EMRA’s 2011 ACGME Duty Hours Summary and Analysis of Potential Impact on Emergency Medicine Residencies
The new ACGME Duty Hour Rules will be implemented on July 1, 2011. At the crux of the new recommendations is increased supervision, decreased work hours (especially for 1st year residents) and increased emphasis on the safe transfer of patient care during sign out. At stake are ACGME residency accreditation and the funds that hospital systems receive from the federal government for training each resident. This short article aims to summarize the new ACGME duty hour requirements then analyze the potential impact they will have on EM residencies across the country.
Summary of the ACGME Duty Hour Changes 1, 2
Regulations that will remain the same in 2011
- Maximum Hours of Work Week has remains 80hr/week averaged over a four week period with exceptions for 88 hours/week based on “sound educational rationale”.
- EM specific work week hours have not yet been revised and remain unchanged.
o Shifts cannot exceed 12 hours and there must be at least an equivalent period of continuous time off between scheduled work periods
o Work duties should not exceed 60 hours/week in the emergency department and should not exceed more than 72 duty hours/week.
Regulations that have been revised or written for 2011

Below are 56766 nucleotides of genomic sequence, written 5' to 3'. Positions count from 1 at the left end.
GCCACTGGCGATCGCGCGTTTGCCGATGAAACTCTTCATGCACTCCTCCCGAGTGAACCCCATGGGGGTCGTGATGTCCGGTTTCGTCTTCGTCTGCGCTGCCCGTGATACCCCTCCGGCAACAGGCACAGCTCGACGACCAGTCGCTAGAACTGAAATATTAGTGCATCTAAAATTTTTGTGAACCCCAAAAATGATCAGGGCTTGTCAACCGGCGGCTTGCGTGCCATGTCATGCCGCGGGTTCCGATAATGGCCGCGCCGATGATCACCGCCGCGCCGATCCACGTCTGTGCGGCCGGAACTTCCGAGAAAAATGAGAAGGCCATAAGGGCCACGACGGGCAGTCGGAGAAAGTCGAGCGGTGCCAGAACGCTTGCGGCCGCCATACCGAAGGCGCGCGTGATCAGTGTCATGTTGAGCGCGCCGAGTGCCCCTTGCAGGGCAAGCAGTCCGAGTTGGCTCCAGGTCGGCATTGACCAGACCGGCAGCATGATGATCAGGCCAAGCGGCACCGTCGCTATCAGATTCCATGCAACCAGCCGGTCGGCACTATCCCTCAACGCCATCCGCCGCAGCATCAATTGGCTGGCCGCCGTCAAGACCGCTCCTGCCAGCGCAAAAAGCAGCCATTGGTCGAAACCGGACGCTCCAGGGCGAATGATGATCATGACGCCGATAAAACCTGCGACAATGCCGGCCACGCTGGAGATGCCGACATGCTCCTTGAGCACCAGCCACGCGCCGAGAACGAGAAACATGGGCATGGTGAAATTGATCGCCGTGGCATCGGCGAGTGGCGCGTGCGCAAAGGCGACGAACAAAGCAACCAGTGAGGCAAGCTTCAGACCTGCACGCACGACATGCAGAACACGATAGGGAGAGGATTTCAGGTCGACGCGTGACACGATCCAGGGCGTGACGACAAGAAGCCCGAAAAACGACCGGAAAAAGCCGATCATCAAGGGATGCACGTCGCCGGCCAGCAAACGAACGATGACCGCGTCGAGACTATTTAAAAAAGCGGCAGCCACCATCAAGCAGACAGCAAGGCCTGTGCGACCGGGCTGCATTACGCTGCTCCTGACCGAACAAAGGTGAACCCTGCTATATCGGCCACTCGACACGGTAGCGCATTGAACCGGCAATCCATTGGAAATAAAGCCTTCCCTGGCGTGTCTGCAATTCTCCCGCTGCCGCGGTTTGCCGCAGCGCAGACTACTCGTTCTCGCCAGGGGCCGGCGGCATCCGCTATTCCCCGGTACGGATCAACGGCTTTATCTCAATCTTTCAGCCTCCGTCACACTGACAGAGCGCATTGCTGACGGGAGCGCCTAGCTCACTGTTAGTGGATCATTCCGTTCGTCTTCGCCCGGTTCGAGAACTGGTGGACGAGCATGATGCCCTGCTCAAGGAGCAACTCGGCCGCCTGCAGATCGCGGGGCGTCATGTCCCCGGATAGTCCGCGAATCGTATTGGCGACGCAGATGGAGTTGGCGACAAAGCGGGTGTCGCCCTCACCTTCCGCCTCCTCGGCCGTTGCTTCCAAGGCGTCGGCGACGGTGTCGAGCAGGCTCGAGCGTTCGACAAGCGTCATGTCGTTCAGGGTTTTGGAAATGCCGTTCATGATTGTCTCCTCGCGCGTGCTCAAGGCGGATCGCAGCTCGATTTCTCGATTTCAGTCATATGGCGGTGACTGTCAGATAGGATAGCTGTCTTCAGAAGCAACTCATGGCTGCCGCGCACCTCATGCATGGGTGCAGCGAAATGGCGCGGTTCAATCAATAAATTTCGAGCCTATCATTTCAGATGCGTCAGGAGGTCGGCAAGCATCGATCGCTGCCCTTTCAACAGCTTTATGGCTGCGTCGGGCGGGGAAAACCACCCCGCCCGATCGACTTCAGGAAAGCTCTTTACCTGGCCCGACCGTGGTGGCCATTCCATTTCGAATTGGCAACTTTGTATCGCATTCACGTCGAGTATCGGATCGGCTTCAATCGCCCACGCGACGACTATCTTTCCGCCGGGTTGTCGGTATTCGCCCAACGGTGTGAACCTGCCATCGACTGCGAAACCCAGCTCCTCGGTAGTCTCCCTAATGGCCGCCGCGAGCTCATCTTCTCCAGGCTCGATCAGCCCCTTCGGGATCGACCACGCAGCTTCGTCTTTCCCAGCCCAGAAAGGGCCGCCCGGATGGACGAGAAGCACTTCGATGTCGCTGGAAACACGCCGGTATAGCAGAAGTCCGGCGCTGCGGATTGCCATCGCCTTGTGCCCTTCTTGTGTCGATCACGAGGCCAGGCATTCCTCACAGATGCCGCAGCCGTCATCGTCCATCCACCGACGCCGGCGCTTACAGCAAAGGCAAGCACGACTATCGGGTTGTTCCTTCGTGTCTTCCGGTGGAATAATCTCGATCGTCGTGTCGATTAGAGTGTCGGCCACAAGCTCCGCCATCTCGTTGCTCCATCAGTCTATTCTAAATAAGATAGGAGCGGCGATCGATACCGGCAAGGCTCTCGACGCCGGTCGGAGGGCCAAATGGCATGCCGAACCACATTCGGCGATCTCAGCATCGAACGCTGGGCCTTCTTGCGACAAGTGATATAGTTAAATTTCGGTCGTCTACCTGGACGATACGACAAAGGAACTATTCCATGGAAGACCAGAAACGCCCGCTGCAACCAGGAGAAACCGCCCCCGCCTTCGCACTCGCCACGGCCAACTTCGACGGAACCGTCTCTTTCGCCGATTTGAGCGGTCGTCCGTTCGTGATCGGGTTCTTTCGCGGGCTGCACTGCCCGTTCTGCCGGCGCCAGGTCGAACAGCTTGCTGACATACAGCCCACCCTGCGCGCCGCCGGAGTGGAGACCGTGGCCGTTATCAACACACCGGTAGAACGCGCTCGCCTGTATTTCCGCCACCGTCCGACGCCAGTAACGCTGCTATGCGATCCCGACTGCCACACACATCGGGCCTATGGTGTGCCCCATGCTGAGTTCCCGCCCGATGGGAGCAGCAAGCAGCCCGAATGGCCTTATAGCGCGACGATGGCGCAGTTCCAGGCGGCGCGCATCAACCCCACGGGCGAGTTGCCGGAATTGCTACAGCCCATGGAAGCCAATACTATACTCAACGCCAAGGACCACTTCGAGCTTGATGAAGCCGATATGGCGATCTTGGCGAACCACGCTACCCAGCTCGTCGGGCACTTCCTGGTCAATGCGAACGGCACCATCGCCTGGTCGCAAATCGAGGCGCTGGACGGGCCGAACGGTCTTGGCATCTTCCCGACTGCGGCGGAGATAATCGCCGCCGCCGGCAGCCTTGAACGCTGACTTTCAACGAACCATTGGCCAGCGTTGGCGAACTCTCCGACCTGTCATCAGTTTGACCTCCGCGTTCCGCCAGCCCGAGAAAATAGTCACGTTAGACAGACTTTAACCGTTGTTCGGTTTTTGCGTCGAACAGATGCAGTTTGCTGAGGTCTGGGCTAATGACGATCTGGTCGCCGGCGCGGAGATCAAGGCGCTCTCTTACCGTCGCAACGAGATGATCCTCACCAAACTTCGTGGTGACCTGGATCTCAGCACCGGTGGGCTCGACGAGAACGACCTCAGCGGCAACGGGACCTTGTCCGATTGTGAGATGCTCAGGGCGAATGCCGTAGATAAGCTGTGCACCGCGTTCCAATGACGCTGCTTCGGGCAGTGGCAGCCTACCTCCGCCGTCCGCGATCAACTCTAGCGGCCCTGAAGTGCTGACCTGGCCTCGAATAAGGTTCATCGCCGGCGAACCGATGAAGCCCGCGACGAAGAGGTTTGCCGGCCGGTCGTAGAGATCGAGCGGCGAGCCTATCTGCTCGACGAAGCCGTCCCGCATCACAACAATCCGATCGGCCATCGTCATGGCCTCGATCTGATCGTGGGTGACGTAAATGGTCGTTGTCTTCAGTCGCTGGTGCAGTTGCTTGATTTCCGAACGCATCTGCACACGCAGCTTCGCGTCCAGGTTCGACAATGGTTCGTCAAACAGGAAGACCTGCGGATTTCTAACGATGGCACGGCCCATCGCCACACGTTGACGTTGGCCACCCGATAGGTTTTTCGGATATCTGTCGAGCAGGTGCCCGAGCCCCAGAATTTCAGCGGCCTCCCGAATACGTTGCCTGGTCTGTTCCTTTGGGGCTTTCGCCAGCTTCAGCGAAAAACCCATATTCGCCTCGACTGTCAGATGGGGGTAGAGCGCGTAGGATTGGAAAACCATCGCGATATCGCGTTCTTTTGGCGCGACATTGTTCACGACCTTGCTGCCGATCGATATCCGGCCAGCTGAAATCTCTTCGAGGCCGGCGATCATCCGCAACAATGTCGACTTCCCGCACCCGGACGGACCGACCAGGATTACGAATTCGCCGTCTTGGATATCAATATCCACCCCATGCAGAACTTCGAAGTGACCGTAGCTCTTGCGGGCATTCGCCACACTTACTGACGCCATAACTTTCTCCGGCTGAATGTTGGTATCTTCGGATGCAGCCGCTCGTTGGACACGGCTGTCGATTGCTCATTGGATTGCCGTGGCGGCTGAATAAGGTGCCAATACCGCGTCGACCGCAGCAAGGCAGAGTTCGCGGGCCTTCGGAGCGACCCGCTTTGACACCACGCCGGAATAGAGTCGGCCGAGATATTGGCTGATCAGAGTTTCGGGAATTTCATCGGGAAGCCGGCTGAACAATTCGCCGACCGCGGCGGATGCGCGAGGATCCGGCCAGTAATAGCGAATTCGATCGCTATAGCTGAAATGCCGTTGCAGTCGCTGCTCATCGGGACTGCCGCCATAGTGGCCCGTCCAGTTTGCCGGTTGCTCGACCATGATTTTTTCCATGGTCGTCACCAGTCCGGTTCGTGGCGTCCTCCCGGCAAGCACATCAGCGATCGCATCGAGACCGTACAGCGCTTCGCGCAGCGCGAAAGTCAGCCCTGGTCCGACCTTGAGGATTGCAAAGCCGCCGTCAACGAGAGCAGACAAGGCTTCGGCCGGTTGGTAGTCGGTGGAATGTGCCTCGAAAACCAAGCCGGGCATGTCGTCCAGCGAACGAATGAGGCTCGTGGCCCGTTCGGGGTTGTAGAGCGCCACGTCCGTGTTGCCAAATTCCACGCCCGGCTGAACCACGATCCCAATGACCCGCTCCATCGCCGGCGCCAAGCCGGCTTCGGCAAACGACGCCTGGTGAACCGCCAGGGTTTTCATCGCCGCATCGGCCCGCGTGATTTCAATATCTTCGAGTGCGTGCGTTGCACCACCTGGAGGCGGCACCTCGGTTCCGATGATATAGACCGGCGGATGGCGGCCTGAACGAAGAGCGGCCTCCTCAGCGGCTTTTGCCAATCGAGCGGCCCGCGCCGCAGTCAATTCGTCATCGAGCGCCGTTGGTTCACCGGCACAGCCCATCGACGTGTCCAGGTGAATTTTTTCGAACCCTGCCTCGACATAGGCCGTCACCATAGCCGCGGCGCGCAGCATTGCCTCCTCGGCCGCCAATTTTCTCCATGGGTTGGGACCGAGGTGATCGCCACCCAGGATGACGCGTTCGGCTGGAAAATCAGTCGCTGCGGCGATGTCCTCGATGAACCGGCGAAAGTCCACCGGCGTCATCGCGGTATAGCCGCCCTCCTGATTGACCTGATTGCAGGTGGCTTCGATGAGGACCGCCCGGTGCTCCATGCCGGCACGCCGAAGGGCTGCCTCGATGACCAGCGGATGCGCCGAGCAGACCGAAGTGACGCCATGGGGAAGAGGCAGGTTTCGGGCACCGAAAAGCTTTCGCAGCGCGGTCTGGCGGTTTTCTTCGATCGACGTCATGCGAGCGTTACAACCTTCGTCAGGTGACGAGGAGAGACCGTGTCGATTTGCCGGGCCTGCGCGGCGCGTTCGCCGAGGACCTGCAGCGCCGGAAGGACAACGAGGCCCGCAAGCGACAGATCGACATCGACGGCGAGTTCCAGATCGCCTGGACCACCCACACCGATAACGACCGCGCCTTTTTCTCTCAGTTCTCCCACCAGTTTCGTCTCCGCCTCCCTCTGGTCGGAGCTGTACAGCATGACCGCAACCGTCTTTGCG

- Moonlighting – Two changes were made here.
- Internal and external moonlighting must be counted toward the 80-hour work week, where-as before only internal moonlighting counted.
- PGY-1’s are no longer permitted to moonlight.
- Maximum Duty Period Length – has been markedly decreased for interns, for all residents the amount of time to stay and check-out patients has decreased.
o PGY-1 must not exceed 16 hours
o PGY-2 and above have a maximum of 24 straight work duty hours. Residents may remain onsite for 4 additional hours to transition care of patients (down from 6 hours). Under unusual circumstances and “on their own initiative” resident can remain beyond duty hours to care for a single patient who is unstable or for academic or humanistic attention to patient or family. However, the resident must document the reasons for remaining and those must be submitted to your PD.
- Minimum time off between Scheduled Duty Periods – has been stratified by year and mandated. Before, there was a recommendation that residents “should have 10 hours off between all daily duty periods and in-house call”. Now it has changed to the following:
o PGY-1 must have 8 hours free of duty between scheduled duty hours.
o “Intermediate-level residents” must have 8 hours free of duty and at least 14 hours free of duty after 24-hours of in house duty.
o Senior or “Residents in the final years of education” may have “irregular or extended work periods” and hence may stay on duty to care for their patients or return with less than 8 hours free of duty.
- Maximum Frequency of In-House Night Float–There was no regulation on this before, but in 2011 residents must not be scheduled for more than six consecutive nights of night float.
- Maximum In-House On-Call Frequency - PGY-2 residents and above must be scheduled for in-house call no more frequently than every-third-night (averaged over a four-week period). There is no language on interns.